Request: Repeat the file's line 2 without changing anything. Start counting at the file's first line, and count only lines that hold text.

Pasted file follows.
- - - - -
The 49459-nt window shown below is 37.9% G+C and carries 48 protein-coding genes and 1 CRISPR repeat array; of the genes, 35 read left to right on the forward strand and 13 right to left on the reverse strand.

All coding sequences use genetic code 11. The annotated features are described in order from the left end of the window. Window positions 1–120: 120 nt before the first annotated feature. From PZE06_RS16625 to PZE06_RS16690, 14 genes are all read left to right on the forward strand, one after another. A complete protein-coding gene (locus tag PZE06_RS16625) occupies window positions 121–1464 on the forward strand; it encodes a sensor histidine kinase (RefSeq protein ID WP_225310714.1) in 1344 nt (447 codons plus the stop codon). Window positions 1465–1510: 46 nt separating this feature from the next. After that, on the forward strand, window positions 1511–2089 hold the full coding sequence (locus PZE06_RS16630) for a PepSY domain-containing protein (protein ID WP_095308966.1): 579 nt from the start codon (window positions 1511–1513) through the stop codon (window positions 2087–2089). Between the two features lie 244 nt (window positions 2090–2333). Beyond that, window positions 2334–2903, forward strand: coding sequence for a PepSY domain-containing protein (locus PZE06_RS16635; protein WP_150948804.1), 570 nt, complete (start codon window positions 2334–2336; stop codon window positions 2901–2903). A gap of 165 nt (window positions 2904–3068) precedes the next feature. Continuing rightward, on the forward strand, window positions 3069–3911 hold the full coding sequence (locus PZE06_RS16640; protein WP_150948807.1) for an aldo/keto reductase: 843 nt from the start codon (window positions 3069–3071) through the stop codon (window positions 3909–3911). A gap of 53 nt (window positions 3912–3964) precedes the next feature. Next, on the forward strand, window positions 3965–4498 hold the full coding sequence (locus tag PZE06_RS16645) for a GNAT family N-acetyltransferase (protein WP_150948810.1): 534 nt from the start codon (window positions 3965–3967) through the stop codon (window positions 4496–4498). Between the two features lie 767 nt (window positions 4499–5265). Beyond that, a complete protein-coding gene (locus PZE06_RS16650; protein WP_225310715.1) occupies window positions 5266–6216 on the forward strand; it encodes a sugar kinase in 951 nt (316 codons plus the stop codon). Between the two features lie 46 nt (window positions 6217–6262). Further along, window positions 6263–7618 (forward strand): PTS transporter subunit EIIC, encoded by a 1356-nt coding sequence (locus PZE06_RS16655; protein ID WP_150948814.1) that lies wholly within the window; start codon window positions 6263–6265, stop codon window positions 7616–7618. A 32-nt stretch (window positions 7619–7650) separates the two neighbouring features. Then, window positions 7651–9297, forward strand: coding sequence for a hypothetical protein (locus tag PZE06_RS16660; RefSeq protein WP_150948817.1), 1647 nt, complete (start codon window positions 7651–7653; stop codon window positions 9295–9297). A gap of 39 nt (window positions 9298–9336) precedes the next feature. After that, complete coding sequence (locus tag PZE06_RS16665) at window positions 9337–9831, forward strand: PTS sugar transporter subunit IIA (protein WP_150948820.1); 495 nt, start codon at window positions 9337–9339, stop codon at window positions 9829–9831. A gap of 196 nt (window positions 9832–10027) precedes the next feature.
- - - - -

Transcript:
All coding sequences use genetic code 11. The annotated features are described in order from the left end of the window. Window positions 1–120: 120 nt before the first annotated feature. From PZE06_RS16625 to PZE06_RS16690, 14 genes are all read left to right on the forward strand, one after another. A complete protein-coding gene (locus tag PZE06_RS16625) occupies window positions 121–1464 on the forward strand; it encodes a sensor histidine kinase (RefSeq protein ID WP_225310714.1) in 1344 nt (447 codons plus the stop codon). Window positions 1465–1510: 46 nt separating this feature from the next. After that, on the forward strand, window positions 1511–2089 hold the full coding sequence (locus PZE06_RS16630) for a PepSY domain-containing protein (protein ID WP_095308966.1): 579 nt from the start codon (window positions 1511–1513) through the stop codon (window positions 2087–2089). Between the two features lie 244 nt (window positions 2090–2333). Beyond that, window positions 2334–2903, forward strand: coding sequence for a PepSY domain-containing protein (locus PZE06_RS16635; protein WP_150948804.1), 570 nt, complete (start codon window positions 2334–2336; stop codon window positions 2901–2903). A gap of 165 nt (window positions 2904–3068) precedes the next feature. Continuing rightward, on the forward strand, window positions 3069–3911 hold the full coding sequence (locus PZE06_RS16640; protein WP_150948807.1) for an aldo/keto reductase: 843 nt from the start codon (window positions 3069–3071) through the stop codon (window positions 3909–3911). A gap of 53 nt (window positions 3912–3964) precedes the next feature. Next, on the forward strand, window positions 3965–4498 hold the full coding sequence (locus tag PZE06_RS16645) for a GNAT family N-acetyltransferase (protein WP_150948810.1): 534 nt from the start codon (window positions 3965–3967) through the stop codon (window positions 4496–4498). Between the two features lie 767 nt (window positions 4499–5265). Beyond that, a complete protein-coding gene (locus PZE06_RS16650; protein WP_225310715.1) occupies window positions 5266–6216 on the forward strand; it encodes a sugar kinase in 951 nt (316 codons plus the stop codon). Between the two features lie 46 nt (window positions 6217–6262). Further along, window positions 6263–7618 (forward strand): PTS transporter subunit EIIC, encoded by a 1356-nt coding sequence (locus PZE06_RS16655; protein ID WP_150948814.1) that lies wholly within the window; start codon window positions 6263–6265, stop codon window positions 7616–7618. A 32-nt stretch (window positions 7619–7650) separates the two neighbouring features. Then, window positions 7651–9297, forward strand: coding sequence for a hypothetical protein (locus tag PZE06_RS16660; RefSeq protein WP_150948817.1), 1647 nt, complete (start codon window positions 7651–7653; stop codon window positions 9295–9297). A gap of 39 nt (window positions 9298–9336) precedes the next feature. After that, complete coding sequence (locus tag PZE06_RS16665) at window positions 9337–9831, forward strand: PTS sugar transporter subunit IIA (protein WP_150948820.1); 495 nt, start codon at window positions 9337–9339, stop codon at window positions 9829–9831. A gap of 196 nt (window positions 9832–10027) precedes the next feature.